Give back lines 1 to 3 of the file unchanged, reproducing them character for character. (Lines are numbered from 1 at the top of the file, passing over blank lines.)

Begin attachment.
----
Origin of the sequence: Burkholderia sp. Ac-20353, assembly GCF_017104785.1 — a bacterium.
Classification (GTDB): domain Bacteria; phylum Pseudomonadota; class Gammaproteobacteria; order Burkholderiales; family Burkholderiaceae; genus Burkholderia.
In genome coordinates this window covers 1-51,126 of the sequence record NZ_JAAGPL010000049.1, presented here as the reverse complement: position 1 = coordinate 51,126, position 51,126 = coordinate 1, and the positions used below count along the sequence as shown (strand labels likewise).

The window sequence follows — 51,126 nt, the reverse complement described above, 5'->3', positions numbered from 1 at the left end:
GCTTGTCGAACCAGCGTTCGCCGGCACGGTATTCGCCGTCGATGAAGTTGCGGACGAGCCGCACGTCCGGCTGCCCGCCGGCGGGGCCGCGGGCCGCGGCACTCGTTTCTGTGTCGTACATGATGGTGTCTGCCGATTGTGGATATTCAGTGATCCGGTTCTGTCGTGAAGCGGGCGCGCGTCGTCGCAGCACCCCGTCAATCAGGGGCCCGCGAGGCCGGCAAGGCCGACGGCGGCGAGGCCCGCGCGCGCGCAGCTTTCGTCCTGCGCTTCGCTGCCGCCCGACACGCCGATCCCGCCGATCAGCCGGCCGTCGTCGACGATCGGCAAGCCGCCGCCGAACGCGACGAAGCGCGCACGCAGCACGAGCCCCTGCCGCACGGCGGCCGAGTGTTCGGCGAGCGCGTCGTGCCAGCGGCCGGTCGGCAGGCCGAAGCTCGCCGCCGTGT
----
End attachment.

Origin of the sequence: Burkholderia sp. Ac-20353, assembly GCF_017104785.1 — a bacterium.
Classification (GTDB): domain Bacteria; phylum Pseudomonadota; class Gammaproteobacteria; order Burkholderiales; family Burkholderiaceae; genus Burkholderia.
In genome coordinates this window covers 1-51,126 of the sequence record NZ_JAAGPL010000049.1, presented here as the reverse complement: position 1 = coordinate 51,126, position 51,126 = coordinate 1, and the positions used below count along the sequence as shown (strand labels likewise).